Malaysia arrests fake police officers providing vehicle escort services

KUALA LUMPUR (THE STAR/ASIA NEWS NETWORK) - Pretending to be police officers, they blared their sirens and lights while escorting a VIP convoy of luxury cars in the city centre of the Malaysian capital.

But as they cut their way through the 7pm rush hour traffic while directing cars to make way for their VIP convoy, the situation took a comical turn when the "escort officers" got pulled over by the real police.

As policemen handcuffed them, the VIP convoy consisting of a Chrysler, an Audi and a Mercedes Benz sped off.

The imposters were dressed the part and their CBX 750 Honda motorcycles looked like real patrol officers' vehicles.

"One of them was a fried kway teow seller and another was a security guard," said the police officers as they pulled the imposters' vehicles into the Kuala Lumpur traffic police station.

The two 36-year-old men had been providing "official" outrider services for foreign VIPs, namely from Zimbabwe and China.

They were dressed in yellow and blue jackets that resembled those of traffic officers and had blue and white helmets that looked similar to the ones worn by police.

The motorcycles they rode were retired police vehicles that had been auctioned off and bought by the suspects for RM9,000 (S$2,950) each.

But what unnerved officers most was the extent the two men went to make the vehicles look like real police motorcycles.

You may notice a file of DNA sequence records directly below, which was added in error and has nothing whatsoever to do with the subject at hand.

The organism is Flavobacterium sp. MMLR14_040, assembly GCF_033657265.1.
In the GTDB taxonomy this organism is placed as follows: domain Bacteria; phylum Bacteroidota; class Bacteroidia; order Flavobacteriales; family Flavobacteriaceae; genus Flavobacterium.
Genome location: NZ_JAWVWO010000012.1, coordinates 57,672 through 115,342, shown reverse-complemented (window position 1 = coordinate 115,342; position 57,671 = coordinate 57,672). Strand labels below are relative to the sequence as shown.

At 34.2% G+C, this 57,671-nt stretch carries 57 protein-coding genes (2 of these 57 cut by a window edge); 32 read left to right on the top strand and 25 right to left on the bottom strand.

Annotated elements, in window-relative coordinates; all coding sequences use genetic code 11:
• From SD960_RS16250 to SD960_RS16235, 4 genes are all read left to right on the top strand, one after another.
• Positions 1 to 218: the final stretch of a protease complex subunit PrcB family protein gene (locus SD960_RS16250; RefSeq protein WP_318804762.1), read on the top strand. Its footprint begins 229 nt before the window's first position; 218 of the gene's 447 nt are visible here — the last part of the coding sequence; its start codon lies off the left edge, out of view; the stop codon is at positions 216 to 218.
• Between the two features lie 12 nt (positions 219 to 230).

"Its exactly the same!" Kuala Lumpur staff officer for traffic investigation and regulation Markandan Subramaniam said as he inspected the vehicles.

The sirens and lights were the exact match of a serving police cruiser and the imposters even attached a "Terima Kasih kerana memberi laluan" (Thank you for giving way) sticker on the back mudflap of the motorcycles.

The only thing missing was the word "Polis" (police) on the vehicle, Deputy Supt Markandan said.

But when officers checked the motorcycles' storage compartments, they were shocked to find two "Polis" stickers, two walkie-talkies and an official luminous yellow police jacket.

The police also found a bottle of soya sauce in the compartment of the fried kway teow seller's motorcycle.

"The suspects claim the jacket belongs to a serving police officer friend who gave it to them. We are looking into that. We are investigating how they obtained the parts to make their vehicles appear like police motorcycles and how long they have been operating like this," DSP Markandan said.

"The reason why we are telling the public this is so that they are aware that there may be people impersonating police officers with vehicles," he added.

If an officer approaches a motorist, he said, members of the public should demand for the officer's police card to verify their identity.

The two suspects are being investigated under Section 170 of the Penal Code for impersonating police officers.